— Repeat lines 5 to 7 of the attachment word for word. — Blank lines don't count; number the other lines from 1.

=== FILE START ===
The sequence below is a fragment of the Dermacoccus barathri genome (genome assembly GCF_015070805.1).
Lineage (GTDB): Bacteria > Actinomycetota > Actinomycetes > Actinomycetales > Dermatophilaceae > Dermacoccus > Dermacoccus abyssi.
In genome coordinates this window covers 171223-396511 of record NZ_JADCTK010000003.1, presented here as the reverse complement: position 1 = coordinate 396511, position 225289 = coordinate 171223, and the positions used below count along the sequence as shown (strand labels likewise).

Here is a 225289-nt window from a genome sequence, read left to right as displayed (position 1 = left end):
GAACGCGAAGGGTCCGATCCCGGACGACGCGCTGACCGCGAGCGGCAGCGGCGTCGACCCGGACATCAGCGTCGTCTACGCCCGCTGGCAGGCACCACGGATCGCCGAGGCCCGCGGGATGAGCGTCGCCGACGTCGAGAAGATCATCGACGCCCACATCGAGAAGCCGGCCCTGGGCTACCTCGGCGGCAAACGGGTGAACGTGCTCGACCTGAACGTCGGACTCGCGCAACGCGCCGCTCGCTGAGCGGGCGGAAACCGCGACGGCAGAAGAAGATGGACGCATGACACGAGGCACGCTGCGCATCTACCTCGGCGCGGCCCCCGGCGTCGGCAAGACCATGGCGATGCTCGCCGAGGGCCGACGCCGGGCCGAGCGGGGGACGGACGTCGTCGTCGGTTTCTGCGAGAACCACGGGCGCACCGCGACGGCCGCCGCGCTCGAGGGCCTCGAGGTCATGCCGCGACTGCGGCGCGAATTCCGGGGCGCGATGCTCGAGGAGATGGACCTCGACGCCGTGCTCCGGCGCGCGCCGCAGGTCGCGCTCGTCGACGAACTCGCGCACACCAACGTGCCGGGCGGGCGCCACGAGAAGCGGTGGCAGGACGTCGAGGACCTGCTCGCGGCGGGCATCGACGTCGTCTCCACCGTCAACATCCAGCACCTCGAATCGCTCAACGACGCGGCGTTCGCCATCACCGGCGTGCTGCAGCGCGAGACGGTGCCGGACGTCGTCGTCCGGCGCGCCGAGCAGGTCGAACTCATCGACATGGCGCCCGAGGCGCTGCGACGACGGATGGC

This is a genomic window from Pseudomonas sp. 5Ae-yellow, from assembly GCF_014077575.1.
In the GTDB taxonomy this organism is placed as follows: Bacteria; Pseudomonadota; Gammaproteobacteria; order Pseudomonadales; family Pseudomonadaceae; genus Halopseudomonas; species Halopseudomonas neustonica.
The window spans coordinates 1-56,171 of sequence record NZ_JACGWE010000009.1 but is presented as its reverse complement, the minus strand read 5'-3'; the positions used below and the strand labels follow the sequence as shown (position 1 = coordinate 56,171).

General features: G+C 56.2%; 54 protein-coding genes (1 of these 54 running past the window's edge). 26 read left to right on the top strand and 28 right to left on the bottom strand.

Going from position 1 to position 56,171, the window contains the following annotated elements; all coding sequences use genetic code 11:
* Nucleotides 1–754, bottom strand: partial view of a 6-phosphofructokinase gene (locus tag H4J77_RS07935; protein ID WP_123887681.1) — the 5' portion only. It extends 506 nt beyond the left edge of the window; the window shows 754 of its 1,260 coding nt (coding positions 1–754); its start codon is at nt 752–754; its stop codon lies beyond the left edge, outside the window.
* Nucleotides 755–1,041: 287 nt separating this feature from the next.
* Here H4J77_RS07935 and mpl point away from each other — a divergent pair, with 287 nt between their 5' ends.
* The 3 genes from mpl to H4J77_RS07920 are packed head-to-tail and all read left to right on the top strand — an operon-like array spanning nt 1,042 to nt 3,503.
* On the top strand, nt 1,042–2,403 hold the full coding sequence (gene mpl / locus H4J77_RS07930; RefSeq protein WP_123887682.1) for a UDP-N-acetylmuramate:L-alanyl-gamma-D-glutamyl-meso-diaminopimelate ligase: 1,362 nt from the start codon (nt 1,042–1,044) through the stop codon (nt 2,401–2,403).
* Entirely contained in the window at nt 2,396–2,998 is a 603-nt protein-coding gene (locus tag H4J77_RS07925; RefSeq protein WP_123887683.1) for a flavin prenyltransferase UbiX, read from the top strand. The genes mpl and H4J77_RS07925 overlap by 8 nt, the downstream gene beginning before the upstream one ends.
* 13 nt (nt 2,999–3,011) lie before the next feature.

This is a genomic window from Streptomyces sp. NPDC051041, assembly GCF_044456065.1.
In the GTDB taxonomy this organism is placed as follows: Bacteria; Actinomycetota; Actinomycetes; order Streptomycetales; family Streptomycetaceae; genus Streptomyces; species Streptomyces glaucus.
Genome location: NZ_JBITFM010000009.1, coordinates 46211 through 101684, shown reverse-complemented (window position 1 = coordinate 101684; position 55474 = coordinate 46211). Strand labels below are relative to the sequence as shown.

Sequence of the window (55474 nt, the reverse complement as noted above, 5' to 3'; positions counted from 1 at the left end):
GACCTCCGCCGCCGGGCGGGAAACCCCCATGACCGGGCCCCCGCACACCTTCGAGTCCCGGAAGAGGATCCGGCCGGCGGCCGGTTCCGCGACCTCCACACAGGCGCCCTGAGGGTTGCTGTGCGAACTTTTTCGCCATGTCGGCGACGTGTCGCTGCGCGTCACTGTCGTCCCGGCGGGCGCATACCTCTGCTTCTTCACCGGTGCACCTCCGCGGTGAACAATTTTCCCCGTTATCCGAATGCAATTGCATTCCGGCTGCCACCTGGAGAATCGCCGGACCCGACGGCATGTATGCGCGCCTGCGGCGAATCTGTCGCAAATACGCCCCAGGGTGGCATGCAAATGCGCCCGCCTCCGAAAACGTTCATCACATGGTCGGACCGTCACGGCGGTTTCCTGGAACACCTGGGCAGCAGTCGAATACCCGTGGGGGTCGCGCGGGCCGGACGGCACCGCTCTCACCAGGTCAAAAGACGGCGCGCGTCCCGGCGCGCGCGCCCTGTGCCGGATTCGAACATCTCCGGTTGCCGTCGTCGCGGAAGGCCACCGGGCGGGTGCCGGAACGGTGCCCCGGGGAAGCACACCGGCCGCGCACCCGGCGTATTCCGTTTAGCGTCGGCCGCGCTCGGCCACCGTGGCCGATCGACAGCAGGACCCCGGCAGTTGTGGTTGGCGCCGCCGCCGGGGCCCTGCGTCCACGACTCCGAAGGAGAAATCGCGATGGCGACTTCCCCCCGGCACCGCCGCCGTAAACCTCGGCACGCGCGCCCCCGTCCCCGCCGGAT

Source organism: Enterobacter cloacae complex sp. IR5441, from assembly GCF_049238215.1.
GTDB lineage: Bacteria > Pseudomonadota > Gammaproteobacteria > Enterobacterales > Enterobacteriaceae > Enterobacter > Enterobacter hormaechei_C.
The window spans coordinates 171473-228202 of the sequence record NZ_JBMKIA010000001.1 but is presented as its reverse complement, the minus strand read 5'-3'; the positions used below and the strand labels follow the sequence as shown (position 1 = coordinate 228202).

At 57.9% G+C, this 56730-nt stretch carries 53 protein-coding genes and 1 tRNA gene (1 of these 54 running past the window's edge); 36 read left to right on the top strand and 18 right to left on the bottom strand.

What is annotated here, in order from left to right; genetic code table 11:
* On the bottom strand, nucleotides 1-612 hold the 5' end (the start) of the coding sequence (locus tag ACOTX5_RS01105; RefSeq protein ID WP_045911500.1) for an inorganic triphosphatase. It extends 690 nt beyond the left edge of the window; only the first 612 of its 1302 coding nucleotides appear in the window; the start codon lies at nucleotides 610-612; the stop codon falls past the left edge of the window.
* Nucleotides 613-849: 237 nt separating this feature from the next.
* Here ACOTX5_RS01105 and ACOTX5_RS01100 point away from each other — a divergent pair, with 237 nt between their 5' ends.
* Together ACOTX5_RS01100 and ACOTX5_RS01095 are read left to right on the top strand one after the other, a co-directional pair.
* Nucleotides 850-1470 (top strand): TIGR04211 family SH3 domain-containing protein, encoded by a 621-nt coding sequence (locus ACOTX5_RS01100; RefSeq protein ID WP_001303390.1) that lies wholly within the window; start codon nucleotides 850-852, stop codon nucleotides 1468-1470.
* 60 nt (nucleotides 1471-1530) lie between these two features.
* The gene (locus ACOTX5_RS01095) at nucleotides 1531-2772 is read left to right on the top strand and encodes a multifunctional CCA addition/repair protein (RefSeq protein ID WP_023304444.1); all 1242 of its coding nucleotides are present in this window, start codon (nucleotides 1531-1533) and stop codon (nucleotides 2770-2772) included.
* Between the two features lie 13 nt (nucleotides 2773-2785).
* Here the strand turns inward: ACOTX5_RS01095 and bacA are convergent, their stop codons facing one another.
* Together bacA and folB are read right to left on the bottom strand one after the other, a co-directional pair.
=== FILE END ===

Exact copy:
GAACGCGAAGGGTCCGATCCCGGACGACGCGCTGACCGCGAGCGGCAGCGGCGTCGACCCGGACATCAGCGTCGTCTACGCCCGCTGGCAGGCACCACGGATCGCCGAGGCCCGCGGGATGAGCGTCGCCGACGTCGAGAAGATCATCGACGCCCACATCGAGAAGCCGGCCCTGGGCTACCTCGGCGGCAAACGGGTGAACGTGCTCGACCTGAACGTCGGACTCGCGCAACGCGCCGCTCGCTGAGCGGGCGGAAACCGCGACGGCAGAAGAAGATGGACGCATGACACGAGGCACGCTGCGCATCTACCTCGGCGCGGCCCCCGGCGTCGGCAAGACCATGGCGATGCTCGCCGAGGGCCGACGCCGGGCCGAGCGGGGGACGGACGTCGTCGTCGGTTTCTGCGAGAACCACGGGCGCACCGCGACGGCCGCCGCGCTCGAGGGCCTCGAGGTCATGCCGCGACTGCGGCGCGAATTCCGGGGCGCGATGCTCGAGGAGATGGACCTCGACGCCGTGCTCCGGCGCGCGCCGCAGGTCGCGCTCGTCGACGAACTCGCGCACACCAACGTGCCGGGCGGGCGCCACGAGAAGCGGTGGCAGGACGTCGAGGACCTGCTCGCGGCGGGCATCGACGTCGTCTCCACCGTCAACATCCAGCACCTCGAATCGCTCAACGACGCGGCGTTCGCCATCACCGGCGTGCTGCAGCGCGAGACGGTGCCGGACGTCGTCGTCCGGCGCGCCGAGCAGGTCGAACTCATCGACATGGCGCCCGAGGCGCTGCGACGACGGATGGC

This is a genomic window from Pseudomonas sp. 5Ae-yellow, from assembly GCF_014077575.1.
In the GTDB taxonomy this organism is placed as follows: Bacteria; Pseudomonadota; Gammaproteobacteria; order Pseudomonadales; family Pseudomonadaceae; genus Halopseudomonas; species Halopseudomonas neustonica.